“Our uniforms were completely different from the men’s uniforms,” recalls Yvonne Bechet, one of the first female officers in the New Orleans Police Department. “We wore skirts. We wore one-inch heels. We wore the cutest little sailor hats, but it didn’t stay on. And we carried our weapons in a purse."
I think we were probably the best-dressed female police officers in the country, but our uniforms were a hindrance.
In 1968, Bechet was one of the first seven women to enter the Police Academy. Five came out. Up until then, most officers were white men.
“So they used the African American women to integrated the cars so that they would keep down the… well, the complaints from the officers,” Bechet told me.
“Like chivalry would trump racism?” I ask.
“Yes, it did too.”
It soon became clear Bechet had extraordinary instincts about what people needed to get along. Very early in her police career, Bechet was assigned to the second district, Uptown. She arrived on a Sunday morning to find only one officer there. The others had called in sick.
“Because they knew I was an African American,” explains Bechet.
Her boss was ready to suspend the whole lot of them. He called Bechet in.
“And he asked me what I thought,” Bechet recalls. “I said these officers have families to support; they can’t afford to be suspended for a bad choice. So he asked me what I thought should be their punishment, and I said an apology, which I received. And everybody went back to work.”
During her 22 years on the force, Bechet was also a very successful undercover narcotics officer – a job once considered too dangerous for women. She remembers how New Orleans’ hot, humid summers worked against the outfit for thisjob too. Because drug dealers had particular requests.
“They like for you to use drugs with them,” Bechet explains, “and I had to wear long sleeve blouses in the summer to hide the fact that I had no needle marks in my arm. I distinctly remember what I had on the first buy I made. It was a pair of yellow pants and a yellow shirt and an afro wig. When I went to court, I passed right by the defendant and his entourage, and he didn’t recognize me until I got on the stand.”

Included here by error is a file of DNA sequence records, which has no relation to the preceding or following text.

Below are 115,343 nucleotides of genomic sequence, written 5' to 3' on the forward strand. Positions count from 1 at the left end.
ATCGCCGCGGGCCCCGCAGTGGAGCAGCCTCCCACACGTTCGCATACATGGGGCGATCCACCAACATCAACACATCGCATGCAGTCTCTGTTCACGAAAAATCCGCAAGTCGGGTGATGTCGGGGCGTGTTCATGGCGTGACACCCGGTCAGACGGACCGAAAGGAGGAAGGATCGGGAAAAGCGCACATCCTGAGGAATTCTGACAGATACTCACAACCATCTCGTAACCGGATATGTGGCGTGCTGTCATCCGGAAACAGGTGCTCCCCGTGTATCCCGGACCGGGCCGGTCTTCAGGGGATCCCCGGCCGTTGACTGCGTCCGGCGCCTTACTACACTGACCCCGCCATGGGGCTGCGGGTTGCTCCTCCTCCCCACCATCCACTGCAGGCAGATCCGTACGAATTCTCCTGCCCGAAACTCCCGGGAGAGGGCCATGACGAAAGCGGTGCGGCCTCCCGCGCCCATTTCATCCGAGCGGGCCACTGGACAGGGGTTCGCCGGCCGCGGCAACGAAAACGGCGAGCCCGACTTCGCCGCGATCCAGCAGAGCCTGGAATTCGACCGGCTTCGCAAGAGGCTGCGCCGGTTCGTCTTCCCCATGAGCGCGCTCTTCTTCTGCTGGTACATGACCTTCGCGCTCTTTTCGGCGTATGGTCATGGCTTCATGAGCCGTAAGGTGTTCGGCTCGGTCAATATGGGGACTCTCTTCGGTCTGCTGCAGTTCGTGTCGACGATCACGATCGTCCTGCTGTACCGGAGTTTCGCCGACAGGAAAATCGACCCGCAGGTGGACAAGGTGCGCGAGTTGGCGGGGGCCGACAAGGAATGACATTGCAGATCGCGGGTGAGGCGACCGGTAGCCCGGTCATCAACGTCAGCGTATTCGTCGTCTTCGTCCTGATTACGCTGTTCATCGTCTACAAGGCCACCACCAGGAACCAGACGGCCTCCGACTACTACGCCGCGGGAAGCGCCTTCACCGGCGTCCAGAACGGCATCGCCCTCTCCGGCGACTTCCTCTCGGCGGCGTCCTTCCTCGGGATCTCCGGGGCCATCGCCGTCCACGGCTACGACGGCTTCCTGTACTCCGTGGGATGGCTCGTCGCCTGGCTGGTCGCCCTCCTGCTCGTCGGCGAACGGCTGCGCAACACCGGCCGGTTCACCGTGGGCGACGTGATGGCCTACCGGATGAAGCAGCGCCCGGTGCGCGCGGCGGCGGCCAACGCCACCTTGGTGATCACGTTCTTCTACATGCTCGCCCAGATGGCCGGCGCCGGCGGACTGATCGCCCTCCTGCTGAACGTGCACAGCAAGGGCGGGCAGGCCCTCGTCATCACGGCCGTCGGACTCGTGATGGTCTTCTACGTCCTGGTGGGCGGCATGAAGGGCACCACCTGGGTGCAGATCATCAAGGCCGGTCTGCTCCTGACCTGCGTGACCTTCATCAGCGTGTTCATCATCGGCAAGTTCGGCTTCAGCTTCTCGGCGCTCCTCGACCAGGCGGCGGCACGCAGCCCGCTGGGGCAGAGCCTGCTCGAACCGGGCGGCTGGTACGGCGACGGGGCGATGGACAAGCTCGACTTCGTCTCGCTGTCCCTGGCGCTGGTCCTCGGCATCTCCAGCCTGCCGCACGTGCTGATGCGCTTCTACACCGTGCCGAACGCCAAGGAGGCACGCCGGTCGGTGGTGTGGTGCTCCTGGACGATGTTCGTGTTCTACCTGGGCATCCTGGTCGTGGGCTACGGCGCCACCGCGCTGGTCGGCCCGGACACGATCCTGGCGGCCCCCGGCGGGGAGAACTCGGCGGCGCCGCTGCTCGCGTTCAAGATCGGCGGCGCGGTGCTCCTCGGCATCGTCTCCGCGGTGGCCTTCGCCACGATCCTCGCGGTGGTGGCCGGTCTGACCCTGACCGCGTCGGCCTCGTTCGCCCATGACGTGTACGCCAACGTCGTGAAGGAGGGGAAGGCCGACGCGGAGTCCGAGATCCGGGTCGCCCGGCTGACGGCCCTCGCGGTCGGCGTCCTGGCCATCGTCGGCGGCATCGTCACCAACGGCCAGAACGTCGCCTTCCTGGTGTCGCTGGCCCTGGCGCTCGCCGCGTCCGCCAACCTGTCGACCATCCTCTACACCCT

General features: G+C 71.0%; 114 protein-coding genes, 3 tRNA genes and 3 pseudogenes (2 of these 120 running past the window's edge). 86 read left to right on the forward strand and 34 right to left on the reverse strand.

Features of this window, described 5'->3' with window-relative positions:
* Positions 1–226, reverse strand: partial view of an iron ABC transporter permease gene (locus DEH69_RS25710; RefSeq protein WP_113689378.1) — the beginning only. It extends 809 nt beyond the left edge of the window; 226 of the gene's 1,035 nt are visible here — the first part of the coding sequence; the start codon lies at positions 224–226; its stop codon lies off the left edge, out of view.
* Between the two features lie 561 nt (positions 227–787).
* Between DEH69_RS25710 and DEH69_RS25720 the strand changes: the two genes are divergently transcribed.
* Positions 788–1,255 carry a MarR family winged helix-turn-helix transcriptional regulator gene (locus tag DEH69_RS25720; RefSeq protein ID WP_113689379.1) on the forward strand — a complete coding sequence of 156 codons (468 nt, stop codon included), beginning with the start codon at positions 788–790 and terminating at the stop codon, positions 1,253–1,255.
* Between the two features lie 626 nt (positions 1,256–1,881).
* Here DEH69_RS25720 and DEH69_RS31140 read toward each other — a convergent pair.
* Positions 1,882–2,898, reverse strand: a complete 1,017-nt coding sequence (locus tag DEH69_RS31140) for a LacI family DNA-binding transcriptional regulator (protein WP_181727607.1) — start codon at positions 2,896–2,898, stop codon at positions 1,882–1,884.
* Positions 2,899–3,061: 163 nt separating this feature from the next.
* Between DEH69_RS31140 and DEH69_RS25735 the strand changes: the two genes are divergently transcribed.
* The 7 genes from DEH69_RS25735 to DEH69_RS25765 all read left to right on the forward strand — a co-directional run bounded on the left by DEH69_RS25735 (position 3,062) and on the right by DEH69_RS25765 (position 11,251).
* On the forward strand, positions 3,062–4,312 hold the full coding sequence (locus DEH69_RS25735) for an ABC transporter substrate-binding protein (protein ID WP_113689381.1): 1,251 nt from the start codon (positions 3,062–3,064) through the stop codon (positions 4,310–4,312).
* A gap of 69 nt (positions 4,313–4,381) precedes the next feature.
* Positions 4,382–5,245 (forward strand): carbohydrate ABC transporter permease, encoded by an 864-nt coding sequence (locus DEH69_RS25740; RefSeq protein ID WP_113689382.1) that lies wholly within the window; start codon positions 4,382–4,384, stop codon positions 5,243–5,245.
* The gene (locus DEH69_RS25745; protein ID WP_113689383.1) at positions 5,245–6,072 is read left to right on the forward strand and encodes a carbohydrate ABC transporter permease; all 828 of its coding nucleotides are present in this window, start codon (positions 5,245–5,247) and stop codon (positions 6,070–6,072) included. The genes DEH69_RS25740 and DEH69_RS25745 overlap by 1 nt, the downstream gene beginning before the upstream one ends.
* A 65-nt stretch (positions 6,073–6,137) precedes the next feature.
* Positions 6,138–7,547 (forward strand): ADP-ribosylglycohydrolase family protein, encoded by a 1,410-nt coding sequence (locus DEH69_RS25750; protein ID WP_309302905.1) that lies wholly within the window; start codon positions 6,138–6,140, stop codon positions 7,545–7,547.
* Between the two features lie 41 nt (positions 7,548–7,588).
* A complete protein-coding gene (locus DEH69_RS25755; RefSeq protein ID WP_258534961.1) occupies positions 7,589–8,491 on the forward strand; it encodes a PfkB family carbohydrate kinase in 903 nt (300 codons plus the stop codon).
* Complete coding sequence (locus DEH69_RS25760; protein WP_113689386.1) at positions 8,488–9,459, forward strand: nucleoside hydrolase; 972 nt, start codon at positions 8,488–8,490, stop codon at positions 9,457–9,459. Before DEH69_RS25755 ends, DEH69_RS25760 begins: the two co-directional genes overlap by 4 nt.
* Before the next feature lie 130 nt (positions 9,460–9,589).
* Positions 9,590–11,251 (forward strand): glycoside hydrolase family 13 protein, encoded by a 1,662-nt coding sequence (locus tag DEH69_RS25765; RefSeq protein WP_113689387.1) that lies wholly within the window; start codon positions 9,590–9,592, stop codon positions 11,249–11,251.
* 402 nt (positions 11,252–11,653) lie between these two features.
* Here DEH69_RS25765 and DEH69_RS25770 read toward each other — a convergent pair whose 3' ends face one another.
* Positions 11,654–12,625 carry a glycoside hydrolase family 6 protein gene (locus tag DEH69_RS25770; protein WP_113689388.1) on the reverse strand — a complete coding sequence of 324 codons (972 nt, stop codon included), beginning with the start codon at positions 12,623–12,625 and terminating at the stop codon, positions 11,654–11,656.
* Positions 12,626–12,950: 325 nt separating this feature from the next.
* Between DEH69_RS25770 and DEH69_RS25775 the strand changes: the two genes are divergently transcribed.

Bechet’s most enduring legacy came after she was promoted to Commander of the Community Relations Division after just two years on the force.
Like community-relations officers across the nation, Bechet oversaw a federally funded program called Officer Friendly, which sent officers into elementary schools armed with coloring books and stickers. But the crowning achievement of Bechet’s Community Relations Division were summer talent shows, held each week in the city’s 11 housing projects.
“Chocolate Milk was our volunteer band,” explains Bechet, “and each week we would go to a different housing project. They’d sign the kids up. They’d get on stage and perform. It was just a miraculous thing to see those kids perform in front of a large crowd because they whole project would come out to see.”
“They take this big out ‘ol, long huge courtyard, right, and you’d get over 500 people each week,” recalls Alfred Marshall, who is 58 years old now, but was 13 and living in the Calliope Projects when the police talent shows started up.
“People are hollering, people are screaming,” Marshall remembers. “You got different performers, and it was all about love.”
“It was just positives vibes, and it made you proud of everybody who performed,” recalls Ruby Brown Davis, who grew up in the Magnolia Projects back in the early 70’s. Davis’s little brother, Ruben Brown, was one of those performers. He was 15 at the time, and part of a duo called the Fantastic Two.
“It was me and Elbert Chinn,” recalls Ruben Brown. “Elbert was a dancer, you know: he could listen to the music and put any kind of steps together. He was dancing like James Brown. Like when I fall on my knees, he would throw the cape on me and he would split.”
“I get a lot of my dance moves off of how the person was singing the song,” remembers Ruben’s partner, Elbert Chinn. Elbert was inspired by groups like the O-Jays and Temptations, but he came up with his own dance moves for their routines to Jackson Five numbers.
“I would sing while he danced,” says Brown.
These talent shows were particularly remarkable, considering the civil unrest in New Orleans in the early 1970s.
“At that time, it was a very difficult time for police officers,” explains Bechet. “We had been attacked by a sniper from a large high-rise building.”
That sniper, 24-year-old Mark Essex, targeted white people and police, killing four civilians and five NOPD officers, including the department’s deputy chief, Sgt. Louis Sirgo, a hero of Bechet’s. Sirgo had been credited for keeping the peace during a tense, six-day standoff in the Desire housing project between Black Panthers and 250 white policemen armed with riot guns and a tank.